Come up with deliberate intellectual property policy for sports sector

The ongoing Africa Cup of Nations (AFCON) tournament in Cote d’Ivoire is yet another opportunity to consider the economic value of sports events to Kenya and East Africa as they prepare to host AFCON in 2027. The celebration of culture will forever be etched in the minds of those who watch it on television. There lies the power of cultural diplomacy. 

Even though attendance is poor, the experience in the beautiful stadiums looks like something to look forward to. There is speculation that the poor attendance may be due to high ticket costs, high cost of air travel and visa restrictions in Africa.

Fortunately, with its visa free policy, Kenya will forestall any chance of poor attendance come 2027. Regardless of the highlights and the setbacks, every country with an opportunity to host an international event stands to benefit economically in terms of tourist numbers and its impact to the economy in addition to the sales of merchandise and memorabilia that accompanies those visits.

This informs the strict intellectual property checklist countries bidding for events must comply with to be able to host Olympic events and the World Cup. Both International Football Federation and the International Olympic Committee control the branding of events and broadcast rights by virtue of the ownership of World Cup franchise and the latter by virtue of the Nairobi Treaty on protection of Olympic Symbol.

The broadcast rights of various media and territories which sees stiff competition constitute a big part of the income of international sports bodies. Advertising during such events is another source of income. However, host countries in most cases spend substantial sums to set up stadia, hotel and logistical facilities to be able to gain from these extravaganzas.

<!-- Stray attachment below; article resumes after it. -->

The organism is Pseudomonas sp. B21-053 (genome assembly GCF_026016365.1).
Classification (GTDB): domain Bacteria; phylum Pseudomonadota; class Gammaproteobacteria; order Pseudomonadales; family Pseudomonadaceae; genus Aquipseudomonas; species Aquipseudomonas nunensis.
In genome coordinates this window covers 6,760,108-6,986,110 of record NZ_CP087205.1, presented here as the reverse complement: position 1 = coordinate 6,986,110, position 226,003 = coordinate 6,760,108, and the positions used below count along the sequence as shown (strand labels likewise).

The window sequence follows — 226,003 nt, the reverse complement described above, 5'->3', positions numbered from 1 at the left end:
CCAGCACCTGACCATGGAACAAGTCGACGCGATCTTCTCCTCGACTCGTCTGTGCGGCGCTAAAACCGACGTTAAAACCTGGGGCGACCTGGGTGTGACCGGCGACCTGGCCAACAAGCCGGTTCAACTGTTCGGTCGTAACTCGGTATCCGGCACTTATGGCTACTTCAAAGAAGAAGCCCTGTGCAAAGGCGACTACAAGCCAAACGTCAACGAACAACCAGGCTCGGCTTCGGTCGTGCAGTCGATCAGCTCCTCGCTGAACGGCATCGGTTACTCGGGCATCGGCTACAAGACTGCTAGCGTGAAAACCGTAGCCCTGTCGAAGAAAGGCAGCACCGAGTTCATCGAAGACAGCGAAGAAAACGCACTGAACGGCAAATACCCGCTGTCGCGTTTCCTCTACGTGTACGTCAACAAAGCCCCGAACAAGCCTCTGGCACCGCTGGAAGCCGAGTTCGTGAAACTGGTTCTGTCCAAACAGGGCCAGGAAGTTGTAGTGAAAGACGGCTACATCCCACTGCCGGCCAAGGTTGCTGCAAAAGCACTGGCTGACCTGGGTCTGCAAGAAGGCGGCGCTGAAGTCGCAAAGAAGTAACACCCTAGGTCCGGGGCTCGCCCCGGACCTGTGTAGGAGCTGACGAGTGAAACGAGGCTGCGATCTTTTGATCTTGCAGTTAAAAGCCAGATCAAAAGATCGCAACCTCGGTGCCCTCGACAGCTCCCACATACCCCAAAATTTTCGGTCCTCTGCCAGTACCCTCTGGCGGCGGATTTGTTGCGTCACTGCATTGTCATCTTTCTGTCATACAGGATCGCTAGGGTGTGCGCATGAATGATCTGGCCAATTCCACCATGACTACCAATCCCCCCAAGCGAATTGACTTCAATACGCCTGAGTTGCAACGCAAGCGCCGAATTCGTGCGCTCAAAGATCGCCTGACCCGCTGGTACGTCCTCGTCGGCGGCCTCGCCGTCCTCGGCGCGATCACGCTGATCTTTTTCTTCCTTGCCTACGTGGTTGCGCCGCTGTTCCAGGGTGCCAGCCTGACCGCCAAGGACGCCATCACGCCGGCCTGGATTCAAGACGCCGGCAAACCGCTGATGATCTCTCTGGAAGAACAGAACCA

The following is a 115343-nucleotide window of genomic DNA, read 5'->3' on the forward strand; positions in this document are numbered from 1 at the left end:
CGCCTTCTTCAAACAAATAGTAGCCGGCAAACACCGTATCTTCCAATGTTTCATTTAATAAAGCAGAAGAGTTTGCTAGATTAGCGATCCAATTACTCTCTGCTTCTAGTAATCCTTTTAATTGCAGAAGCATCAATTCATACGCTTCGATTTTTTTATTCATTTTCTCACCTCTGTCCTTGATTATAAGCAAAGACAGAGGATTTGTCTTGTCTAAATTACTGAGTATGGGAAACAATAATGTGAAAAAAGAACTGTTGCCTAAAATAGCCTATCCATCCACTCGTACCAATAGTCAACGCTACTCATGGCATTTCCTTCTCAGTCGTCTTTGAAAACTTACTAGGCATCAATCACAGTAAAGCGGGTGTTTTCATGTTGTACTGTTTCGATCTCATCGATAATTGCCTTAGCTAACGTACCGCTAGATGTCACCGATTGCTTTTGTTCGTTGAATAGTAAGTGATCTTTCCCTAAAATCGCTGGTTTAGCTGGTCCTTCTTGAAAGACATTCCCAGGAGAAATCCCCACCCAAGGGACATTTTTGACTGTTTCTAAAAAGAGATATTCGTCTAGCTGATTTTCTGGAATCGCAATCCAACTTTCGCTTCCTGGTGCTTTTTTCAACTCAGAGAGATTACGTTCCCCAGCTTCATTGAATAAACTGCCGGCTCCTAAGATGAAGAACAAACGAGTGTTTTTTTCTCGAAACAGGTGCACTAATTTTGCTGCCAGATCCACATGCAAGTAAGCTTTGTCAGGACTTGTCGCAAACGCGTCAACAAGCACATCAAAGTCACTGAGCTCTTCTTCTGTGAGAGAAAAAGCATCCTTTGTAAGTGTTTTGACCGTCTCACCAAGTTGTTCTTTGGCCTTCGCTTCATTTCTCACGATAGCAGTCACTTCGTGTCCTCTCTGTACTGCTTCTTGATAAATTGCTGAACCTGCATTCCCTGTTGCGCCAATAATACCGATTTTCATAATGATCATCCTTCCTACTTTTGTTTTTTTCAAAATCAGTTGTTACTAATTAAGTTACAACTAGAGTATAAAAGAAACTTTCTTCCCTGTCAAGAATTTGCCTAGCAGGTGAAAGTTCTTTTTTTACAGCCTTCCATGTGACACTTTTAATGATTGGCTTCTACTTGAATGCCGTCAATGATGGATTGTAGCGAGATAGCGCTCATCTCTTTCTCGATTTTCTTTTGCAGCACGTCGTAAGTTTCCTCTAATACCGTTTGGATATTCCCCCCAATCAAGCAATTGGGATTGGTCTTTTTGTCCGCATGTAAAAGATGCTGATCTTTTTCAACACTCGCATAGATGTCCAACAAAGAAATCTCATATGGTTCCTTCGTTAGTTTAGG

Away from international events, Intellectual Property (IP) has a role in all sporting sectors. Big football teams in Europe use IP to earn from leveraging on income from merchandise and share of broadcast income. The situation is not so rosy for sports persons, sports clubs and associations in Kenya and these needs to change. In this regard, vibrant associations like Athletics Kenya can take the lead.

The process, however, requires a deliberate effort if the benefit is to accrue. For instance, each individual sportsperson, club and association requires to undertake an IP audit. An IP audit enables anyone to find out what IP assets are in place, those out of place and the ones that could be put in place.

After an IP audit, a decision could be made to register any IP not yet registered; renew IP that may be out of registration; conduct IP valuation and develop a monetisation strategy. The results of IP audit can be an opportunity to assert rights under threat of encroachment and review contracts. The sale of merchandise based on registered trademarks is an easy entry point. The same strategy may apply to the organisers of international events.

In addition to contributing to tourism, gate earnings and being an opportunity to project a favourable national image, the organising teams must secure and monetise any IP in the process. Similarly, successful individual athletes build valuable brand names and require guidance to learn and earn from their potential IP as brands and influencers.

One area of concern that arises repeatedly for the sport industry is the protection of image rights of players. These requires contracts that allow for exploitation of those images as well as value for the players. In this regard, as Kenya and East Africa initiate the organisational details for AFCON, something needs to be done to support sportspeople and sports associations to earn from IP rights.